Cathedral Church of St Mary the Virgin,
|Church of England|
|Diocese of Chelmsford|
The Cathedral Church of St Mary the Virgin, St Peter and St Cedd, of Chelmsford, commonly known as Chelmsford Cathedral stands in the city of Chelmsford in Essex. It became a cathedral when the Diocese of Chelmsford was created in 1914, carved from the Diocese of St Albans, and is the seat of the Bishop of Chelmsford.
The Church of St Mary the Virgin in Chelmsford was probably first built along with the town eight hundred years ago. It was rebuilt in the 15th and early 16th centuries, with walls of flint rubble, stone and brick. It has a tower with a spire.
The nave partially collapsed in 1800, and was rebuilt by the County architect John Johnson, retaining the Perpendicular design, but using Coade stone piers and tracery, and a plaster ceiling. The upper part of the chancel was rebuilt in 1878.
In 1914 the church became the cathedral for the newly created Diocese of Chelmsford.
The south porch was extended in 1953 to mark British-American friendship after the Second World War and the many American airmen stationed in Essex. In 1954, the cathedral was additionally dedicated to Saints Peter and Cedd. In 1983, the interior of the cathedral was extensively refurbished, with a new floor, seating, altar, bishop's throne, font and artwork. In 1994 and 1995 two pipe organs were installed, the first in the nave and the second in the chancel. The stained-glass windows were all installed in the 19th and 20th centuries.
In 2000 a sculpture of "Christ in Glory", by Peter Eugene Ball, was placed above the chancel arch. In 2004 two further major works of art were commissioned, and are now in place: Mark Cazelet's "Tree of Life" painting in the North Transept, and Philip Sanderson's altar frontal in the Mildmay Chapel.
The cathedral celebrates its links with Thomas Hooker, who was Chelmsford Town Lecturer between 1626 and 1629. He fled to the New World because of his Puritan views and founded the town of Hartford in Connecticut and is considered one of the founders of American democracy.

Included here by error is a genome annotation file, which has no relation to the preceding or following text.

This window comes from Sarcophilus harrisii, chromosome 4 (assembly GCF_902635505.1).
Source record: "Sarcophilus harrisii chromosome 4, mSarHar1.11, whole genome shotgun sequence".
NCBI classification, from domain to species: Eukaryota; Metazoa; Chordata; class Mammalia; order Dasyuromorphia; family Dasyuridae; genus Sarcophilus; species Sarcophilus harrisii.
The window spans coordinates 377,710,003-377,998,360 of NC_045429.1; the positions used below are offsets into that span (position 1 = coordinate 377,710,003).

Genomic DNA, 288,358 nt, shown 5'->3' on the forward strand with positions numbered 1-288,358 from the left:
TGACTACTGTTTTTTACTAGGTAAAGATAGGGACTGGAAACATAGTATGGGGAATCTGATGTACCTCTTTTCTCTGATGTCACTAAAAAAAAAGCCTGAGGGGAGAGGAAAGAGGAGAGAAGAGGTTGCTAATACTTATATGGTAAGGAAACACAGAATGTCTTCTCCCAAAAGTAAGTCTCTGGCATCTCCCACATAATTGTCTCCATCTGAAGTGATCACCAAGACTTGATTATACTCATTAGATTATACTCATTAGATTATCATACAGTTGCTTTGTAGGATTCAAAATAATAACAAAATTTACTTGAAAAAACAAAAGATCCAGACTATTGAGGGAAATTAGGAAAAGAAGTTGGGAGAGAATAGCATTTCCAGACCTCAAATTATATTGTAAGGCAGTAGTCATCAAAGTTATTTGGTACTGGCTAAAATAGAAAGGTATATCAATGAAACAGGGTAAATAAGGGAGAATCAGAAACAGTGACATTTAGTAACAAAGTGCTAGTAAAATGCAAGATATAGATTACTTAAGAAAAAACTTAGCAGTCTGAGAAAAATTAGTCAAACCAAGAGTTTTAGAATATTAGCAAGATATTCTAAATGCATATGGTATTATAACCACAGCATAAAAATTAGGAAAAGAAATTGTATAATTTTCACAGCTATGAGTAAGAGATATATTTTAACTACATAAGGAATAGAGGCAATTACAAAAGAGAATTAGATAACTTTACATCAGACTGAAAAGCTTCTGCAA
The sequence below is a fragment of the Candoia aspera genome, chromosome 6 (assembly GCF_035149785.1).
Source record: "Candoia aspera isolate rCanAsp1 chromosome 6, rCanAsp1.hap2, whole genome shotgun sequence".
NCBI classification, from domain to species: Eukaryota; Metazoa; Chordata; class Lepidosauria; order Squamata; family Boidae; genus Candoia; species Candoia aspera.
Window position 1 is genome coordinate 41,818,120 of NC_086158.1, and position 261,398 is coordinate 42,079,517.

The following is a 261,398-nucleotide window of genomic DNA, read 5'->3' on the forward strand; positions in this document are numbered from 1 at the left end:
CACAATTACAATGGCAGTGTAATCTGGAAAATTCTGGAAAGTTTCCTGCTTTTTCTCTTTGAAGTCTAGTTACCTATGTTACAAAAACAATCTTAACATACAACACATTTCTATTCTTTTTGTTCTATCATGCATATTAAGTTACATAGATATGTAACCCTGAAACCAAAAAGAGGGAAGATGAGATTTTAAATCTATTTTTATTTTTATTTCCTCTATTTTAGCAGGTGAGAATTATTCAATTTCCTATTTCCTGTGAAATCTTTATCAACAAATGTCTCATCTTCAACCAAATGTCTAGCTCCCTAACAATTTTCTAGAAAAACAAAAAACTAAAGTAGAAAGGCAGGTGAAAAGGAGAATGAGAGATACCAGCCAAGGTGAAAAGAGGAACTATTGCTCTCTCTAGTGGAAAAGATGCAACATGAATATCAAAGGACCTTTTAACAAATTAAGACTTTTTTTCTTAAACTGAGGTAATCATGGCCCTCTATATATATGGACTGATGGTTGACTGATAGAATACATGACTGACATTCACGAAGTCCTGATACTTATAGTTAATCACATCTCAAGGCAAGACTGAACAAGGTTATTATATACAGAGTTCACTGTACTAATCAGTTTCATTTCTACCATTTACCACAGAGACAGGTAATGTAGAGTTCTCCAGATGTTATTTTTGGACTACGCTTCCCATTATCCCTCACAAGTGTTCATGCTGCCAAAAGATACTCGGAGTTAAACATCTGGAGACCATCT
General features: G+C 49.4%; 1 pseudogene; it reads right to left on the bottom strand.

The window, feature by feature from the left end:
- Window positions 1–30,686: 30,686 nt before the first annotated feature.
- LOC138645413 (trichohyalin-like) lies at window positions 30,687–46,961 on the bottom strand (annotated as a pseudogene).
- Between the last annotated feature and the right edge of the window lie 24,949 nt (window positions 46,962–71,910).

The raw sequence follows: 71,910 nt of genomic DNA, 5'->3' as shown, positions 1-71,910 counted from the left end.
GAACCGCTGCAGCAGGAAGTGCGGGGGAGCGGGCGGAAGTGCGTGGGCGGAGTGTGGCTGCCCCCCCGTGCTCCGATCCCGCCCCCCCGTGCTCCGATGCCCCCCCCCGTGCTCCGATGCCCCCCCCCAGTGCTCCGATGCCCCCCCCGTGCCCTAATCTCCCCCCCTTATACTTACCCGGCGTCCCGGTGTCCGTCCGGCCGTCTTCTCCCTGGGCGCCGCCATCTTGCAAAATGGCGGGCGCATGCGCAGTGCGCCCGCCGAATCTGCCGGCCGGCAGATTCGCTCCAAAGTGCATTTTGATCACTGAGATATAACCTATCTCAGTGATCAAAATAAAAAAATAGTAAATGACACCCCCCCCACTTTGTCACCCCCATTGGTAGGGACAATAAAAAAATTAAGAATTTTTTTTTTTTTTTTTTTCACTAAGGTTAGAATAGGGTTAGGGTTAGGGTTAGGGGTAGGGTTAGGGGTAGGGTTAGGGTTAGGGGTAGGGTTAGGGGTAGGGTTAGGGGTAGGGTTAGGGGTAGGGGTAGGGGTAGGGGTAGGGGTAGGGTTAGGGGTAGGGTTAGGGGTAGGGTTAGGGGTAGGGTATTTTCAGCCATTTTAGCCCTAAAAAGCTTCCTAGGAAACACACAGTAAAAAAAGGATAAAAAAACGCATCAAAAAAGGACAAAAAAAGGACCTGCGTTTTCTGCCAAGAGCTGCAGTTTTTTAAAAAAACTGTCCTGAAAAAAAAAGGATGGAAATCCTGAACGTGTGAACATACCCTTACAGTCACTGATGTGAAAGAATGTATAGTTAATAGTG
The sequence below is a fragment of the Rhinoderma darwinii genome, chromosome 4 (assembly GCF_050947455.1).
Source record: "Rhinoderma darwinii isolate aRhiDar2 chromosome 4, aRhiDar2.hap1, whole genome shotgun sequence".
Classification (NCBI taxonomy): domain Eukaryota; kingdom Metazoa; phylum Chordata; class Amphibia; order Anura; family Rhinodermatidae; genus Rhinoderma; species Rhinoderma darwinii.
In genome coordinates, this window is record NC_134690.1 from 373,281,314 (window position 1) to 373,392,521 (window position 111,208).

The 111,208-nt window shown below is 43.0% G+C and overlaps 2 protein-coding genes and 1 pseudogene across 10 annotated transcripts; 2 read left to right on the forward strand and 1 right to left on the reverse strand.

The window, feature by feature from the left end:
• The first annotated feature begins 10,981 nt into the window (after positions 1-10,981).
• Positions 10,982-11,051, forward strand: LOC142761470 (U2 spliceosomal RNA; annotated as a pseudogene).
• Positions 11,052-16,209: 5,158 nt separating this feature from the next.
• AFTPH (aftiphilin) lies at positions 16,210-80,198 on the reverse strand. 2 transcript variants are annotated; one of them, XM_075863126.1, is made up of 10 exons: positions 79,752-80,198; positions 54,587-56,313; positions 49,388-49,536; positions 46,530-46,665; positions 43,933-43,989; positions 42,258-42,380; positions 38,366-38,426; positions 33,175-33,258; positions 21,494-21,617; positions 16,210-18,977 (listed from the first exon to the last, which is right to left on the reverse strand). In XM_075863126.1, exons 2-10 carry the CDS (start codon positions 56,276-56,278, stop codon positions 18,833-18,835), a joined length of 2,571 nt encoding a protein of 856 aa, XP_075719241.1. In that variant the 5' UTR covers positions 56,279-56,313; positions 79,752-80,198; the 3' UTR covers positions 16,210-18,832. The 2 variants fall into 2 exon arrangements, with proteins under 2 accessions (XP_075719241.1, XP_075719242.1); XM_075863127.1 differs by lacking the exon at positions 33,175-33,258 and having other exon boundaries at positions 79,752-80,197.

- The cathedral has a ring of thirteen bells, twelve of which were cast by John Warner & Sons at Cripplegate and were dedicated in 1913.
- The cathedral music department, led by the Organist and Master of the Choristers, includes the Assistant Organist and Director of the Girls' Choir, Organ Scholar, Music and Liturgy Assistant and Choir Matron.
- The cathedral choir consists of twenty boys (aged 7–13) and twelve men. The choir sings the daily choral services and choral eucharist, matins (monthly) and choral evensong on Sundays. The men of the choir are made up of professional lay clerks, choral scholars and volunteer 'singing men'.
- The Cathedral Girls' Choir consists of sixteen girls (aged 11–18). They sing choral evensong every Tuesday and frequently join the men of the cathedral choir for other choral services and concerts.
- The Voluntary Choir was formed in 2001 and frequently sings at cathedral services often during the holiday periods after Christmas, Easter and through the summer.
- The Nave Organ is situated at the west end of the cathedral under the Tower. It is a four-manual instrument with mechanical action built by Mander Organs in 1994.
- The Chancel Organ is a two manual mechanical instrument built by Mander Organs in 1995. It incorporates 19th century pipework Hill and Holdich and is widely admired for its character and versatility. The Nave Organ's great, swell, solo and pedal divisions can be played via an electric link from the Chancel Organ console.
A specification of the organs can be found at the National Pipe Organ Register.
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